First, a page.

plágio trágico-pelágico

Não é esquisito que o livro Sostiene Pereira, de Antonio Tabucchi, seja essencialmente o mesmo livro que O Ano da Morte de Ricardo Reis, de José Saramago? As personagens (Pereira e Ricardo Reis) são idênticas: mesma idade; solidão, passividade, atitude de lassidão e desprendimento perante o mundo. O momento histórico e contexto político é o mesmo (anos 30, inícios do Estado Novo), e a interação dos personagens com ele também (interesse sociológico e desprendido, quase-aceitação resignada, conflito tímido).

Mas.. isto pode-se? Escrever um livro que é igual a outro livro? Não legalmente; para isso são suficientemente diferentes. Mas.. logicamente? socialmente? Pode-se? Não deveria gerar o mesmo tipo de incómodo social que quando um tipo numa festa nos conta uma história que sabemos que aconteceu a outra pessoa? ou afirma com confiança factos que sabemos estarem errados? Um daqueles momentos em que não sabemos se dizer algo ou ficar a remoer o desconforto? Em que ficamos com dúvidas sobre se estamos a viver na realidade ou num filme do Ruben Östlund?

(Ou ninguém liga? Pode-se copiar, desde que a cópia seja suficientemente boa? Como as canções Ouro de Tolo, de Raul Seixas, e Let Forever Be, dos Chemical Brothers (que são iguais respetivamente às canções Sentado à Beira do Caminho, de Erasmo Carlos, e Tomorrow Never Knows, dos Beatles)?)

O estilo é diferente, suponho. O final, também — mas, como já expus anteriormente, o final d’O Ano da Morte é por sua vez parecido ao da peça En Attendant Godot, de Samuel Beckett. É este o limite do Tabucchi? Não copiar algo que já seja uma cópia? Por medo a gerar regressões infinitas, talvez? Ou ele estava a chegar ao fim do livro e pensou “cazzo, isto assim dá muita cana, vou mudar aqui qualquer coisa para isto se notar menos”?

Sei que há uma objeção óbvia a este meu argumento. “E o fantasma do Fernando Pessoa? É uma personagem central d’O Ano da Morte, mas não entra no Sostiene Pereira, idiota. Isto não é suficiente para diferenciar as obras? A ausência de um personagem tão importante e memorável?” Certo. Mas o fantasma do Fernando Pessoa entra no Requiem, outro livro do Antonio Tabucchi! Vão ao cemitério dos Prazeres falar com ele! Como o Ricardo Reis! A sério! Que ideia inovadora, esta: dividir o plágio de uma obra por dois livros diferentes, para ser mais discreto.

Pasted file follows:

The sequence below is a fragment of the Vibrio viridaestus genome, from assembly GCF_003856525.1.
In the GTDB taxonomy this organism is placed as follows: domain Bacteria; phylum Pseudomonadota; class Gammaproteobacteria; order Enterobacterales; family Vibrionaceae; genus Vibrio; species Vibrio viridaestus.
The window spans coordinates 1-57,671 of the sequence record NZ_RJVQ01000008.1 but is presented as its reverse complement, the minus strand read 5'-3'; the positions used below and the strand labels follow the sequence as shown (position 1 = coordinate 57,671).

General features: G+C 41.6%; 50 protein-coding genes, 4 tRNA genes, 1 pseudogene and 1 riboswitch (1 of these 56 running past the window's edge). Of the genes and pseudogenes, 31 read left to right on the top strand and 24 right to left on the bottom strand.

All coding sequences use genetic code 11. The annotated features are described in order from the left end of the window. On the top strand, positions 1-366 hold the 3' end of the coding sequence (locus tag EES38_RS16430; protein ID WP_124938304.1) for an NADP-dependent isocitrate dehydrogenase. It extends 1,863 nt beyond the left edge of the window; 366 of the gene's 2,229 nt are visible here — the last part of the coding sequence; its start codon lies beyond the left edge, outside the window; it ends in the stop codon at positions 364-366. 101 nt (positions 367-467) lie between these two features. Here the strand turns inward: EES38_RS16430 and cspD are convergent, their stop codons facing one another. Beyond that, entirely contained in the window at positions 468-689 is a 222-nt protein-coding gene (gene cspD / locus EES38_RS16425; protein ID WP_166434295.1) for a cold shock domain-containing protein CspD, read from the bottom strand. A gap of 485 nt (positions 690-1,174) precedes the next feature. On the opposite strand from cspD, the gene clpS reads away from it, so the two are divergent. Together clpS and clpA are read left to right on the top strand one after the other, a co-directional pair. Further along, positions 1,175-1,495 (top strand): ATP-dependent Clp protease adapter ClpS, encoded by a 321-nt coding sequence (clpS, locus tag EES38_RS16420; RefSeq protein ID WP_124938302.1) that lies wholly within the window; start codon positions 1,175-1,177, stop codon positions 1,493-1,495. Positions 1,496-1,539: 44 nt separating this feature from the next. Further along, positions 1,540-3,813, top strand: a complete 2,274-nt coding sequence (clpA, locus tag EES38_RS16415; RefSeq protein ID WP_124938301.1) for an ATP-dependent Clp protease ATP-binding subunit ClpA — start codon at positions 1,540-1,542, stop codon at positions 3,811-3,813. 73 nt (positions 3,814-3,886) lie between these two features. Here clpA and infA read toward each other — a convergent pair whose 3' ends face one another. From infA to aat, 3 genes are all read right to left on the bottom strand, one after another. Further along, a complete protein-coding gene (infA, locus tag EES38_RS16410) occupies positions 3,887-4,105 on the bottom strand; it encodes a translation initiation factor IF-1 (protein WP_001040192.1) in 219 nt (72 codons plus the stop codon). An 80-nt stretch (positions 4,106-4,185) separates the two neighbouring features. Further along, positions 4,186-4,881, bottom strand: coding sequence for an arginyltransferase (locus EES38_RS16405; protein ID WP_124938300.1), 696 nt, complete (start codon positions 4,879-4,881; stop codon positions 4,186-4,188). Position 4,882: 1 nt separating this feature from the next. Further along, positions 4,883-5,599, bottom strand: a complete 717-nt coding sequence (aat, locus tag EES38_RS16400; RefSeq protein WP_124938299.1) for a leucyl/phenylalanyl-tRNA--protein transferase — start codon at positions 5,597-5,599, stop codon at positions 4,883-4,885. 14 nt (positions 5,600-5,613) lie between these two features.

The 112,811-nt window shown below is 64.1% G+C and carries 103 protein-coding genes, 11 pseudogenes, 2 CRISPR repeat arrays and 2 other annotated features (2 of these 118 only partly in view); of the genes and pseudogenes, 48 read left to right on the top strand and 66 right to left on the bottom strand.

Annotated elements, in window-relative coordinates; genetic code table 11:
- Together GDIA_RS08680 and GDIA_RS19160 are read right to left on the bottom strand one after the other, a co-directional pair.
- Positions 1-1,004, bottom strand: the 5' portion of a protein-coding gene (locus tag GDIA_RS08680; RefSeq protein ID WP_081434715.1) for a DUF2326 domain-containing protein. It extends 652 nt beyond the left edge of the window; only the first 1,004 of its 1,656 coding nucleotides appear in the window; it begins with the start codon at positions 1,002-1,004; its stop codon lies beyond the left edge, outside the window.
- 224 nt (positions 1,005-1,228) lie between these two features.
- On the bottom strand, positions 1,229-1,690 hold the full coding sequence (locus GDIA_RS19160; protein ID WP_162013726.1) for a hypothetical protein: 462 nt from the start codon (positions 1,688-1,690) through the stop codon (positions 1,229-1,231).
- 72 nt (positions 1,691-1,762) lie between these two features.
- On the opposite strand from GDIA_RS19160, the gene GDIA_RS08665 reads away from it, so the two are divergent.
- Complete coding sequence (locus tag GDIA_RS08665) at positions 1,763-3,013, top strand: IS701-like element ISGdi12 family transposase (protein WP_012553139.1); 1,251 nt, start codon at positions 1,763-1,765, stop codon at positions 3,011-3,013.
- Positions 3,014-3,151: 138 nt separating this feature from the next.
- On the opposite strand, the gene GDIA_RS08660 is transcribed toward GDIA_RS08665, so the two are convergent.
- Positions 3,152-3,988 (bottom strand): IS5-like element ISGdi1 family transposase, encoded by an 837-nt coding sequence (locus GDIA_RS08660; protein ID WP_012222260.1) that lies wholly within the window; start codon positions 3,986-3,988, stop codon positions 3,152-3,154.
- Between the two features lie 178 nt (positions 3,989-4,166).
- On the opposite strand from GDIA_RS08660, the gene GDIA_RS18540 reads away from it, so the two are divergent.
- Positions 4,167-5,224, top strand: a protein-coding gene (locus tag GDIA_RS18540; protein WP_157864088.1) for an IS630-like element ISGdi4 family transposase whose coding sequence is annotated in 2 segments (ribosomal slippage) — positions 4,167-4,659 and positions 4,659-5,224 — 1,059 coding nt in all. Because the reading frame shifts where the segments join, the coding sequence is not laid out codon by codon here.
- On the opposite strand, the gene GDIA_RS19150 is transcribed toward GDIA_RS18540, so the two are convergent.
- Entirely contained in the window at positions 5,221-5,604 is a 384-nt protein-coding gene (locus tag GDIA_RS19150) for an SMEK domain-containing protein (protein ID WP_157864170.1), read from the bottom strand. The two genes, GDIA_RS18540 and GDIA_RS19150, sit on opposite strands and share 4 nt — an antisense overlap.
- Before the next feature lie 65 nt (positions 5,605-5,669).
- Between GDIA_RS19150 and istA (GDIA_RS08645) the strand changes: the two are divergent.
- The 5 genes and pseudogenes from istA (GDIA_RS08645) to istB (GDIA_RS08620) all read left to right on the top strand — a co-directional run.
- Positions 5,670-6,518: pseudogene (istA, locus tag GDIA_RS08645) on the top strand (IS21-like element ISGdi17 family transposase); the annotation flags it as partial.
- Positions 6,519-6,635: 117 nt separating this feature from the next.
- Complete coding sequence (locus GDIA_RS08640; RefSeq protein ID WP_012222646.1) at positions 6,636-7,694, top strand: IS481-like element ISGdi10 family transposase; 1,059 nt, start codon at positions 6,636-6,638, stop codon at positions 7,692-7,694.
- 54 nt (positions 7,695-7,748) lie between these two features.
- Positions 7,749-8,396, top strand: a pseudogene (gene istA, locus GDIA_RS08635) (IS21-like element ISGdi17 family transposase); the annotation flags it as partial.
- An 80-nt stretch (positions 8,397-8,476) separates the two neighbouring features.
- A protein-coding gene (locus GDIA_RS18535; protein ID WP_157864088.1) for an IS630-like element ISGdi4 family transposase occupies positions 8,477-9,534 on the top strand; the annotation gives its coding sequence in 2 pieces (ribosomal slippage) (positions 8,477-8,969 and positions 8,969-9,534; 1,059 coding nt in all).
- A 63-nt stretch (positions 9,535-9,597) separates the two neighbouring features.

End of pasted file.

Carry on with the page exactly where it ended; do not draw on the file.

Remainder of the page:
Por falar nisso, ou não: não percam os meus próximos dois livros. Um é sobre um homem perseguido pela Inquisição que vai trabalhar nas obras do Aqueduto das Águas Livres. Outro é sobre outra coisa, mas mete o padre Bartolomeu de Gusmão e o compositor Domenico Scarlatti. Tudo ideias originais, claro. (Enfim, tecnicamente, mete no padre. Ups, spoiler!)

reflexiones de la desescalada (i)

I’ve been using the one daily hour the Spanish government has allotted for walking during this stage 0 of Covid-19 lockdown de-escalation (for adults, from 6h to 10h or 20h to 23h only, and in a 1-km radius around one’s residence) to discover my neighbourhood: its streets, vistas, buildings, nooks and crannies, trees.

This has always been something I’ve been aesthetically drawn to — finding interest in the proximate, wonderment in the nearby.

I think, for instance, of Robert Macfarlane’s The Wild Places, when, inspired by his daughter’s “intense scrutiny of a snail, or a mushroom or a patch of briar”, he gives up on seeking amazement in the monumental and remote wilderness of the “vast wild spaces of Scotland” and starts seeking it instead in “backyards, roadsides, hedges, field boundaries or spinnies”, nearby places to which he had been “all but blind”.

Or of Thoreau’s reflection that “A single farmhouse which I had not seen before is sometimes as good as the dominions of the King of Dahomey”.

And, of course, of Joachim du Bellay’s homage to his familial landscapes of Anjou in sonnet XXXI of Les Regrets:

Plus me plaist le sejour qu’ont basty mes ayeux,
Que des palais Romains le front audacieux ;
Plus que le marbre dur me plaist l’ardoise fine,

Plus mon Loyre Gaulois, que le Tibre Latin,
Plus mon petit Lyré, que le mont Palatin,
Et plus que l’air marin la douceur Angevine.

3 loose notes: